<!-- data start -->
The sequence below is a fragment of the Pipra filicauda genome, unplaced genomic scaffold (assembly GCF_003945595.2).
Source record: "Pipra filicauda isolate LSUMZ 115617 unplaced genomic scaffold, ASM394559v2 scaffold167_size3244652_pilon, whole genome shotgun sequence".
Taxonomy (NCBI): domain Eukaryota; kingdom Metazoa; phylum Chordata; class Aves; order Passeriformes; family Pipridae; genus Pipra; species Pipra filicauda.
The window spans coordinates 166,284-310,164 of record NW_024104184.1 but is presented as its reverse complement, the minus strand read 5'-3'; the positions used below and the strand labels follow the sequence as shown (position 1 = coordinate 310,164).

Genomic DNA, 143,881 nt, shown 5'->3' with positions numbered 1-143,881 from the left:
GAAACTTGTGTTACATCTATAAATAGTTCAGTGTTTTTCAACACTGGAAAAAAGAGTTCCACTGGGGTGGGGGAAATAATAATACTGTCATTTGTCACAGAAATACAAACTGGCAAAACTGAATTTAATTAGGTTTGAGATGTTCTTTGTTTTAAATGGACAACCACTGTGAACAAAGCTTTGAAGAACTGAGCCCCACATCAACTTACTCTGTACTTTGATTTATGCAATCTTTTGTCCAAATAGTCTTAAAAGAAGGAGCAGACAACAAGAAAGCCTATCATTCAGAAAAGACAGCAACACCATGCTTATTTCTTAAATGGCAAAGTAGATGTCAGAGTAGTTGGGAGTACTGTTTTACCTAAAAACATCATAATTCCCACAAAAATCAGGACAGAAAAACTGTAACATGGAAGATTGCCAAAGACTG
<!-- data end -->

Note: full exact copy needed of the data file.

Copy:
The sequence below is a fragment of the Pipra filicauda genome, unplaced genomic scaffold (assembly GCF_003945595.2).
Source record: "Pipra filicauda isolate LSUMZ 115617 unplaced genomic scaffold, ASM394559v2 scaffold167_size3244652_pilon, whole genome shotgun sequence".
Taxonomy (NCBI): domain Eukaryota; kingdom Metazoa; phylum Chordata; class Aves; order Passeriformes; family Pipridae; genus Pipra; species Pipra filicauda.
The window spans coordinates 166,284-310,164 of record NW_024104184.1 but is presented as its reverse complement, the minus strand read 5'-3'; the positions used below and the strand labels follow the sequence as shown (position 1 = coordinate 310,164).

Genomic DNA, 143,881 nt, shown 5'->3' with positions numbered 1-143,881 from the left:
GAAACTTGTGTTACATCTATAAATAGTTCAGTGTTTTTCAACACTGGAAAAAAGAGTTCCACTGGGGTGGGGGAAATAATAATACTGTCATTTGTCACAGAAATACAAACTGGCAAAACTGAATTTAATTAGGTTTGAGATGTTCTTTGTTTTAAATGGACAACCACTGTGAACAAAGCTTTGAAGAACTGAGCCCCACATCAACTTACTCTGTACTTTGATTTATGCAATCTTTTGTCCAAATAGTCTTAAAAGAAGGAGCAGACAACAAGAAAGCCTATCATTCAGAAAAGACAGCAACACCATGCTTATTTCTTAAATGGCAAAGTAGATGTCAGAGTAGTTGGGAGTACTGTTTTACCTAAAAACATCATAATTCCCACAAAAATCAGGACAGAAAAACTGTAACATGGAAGATTGCCAAAGACTG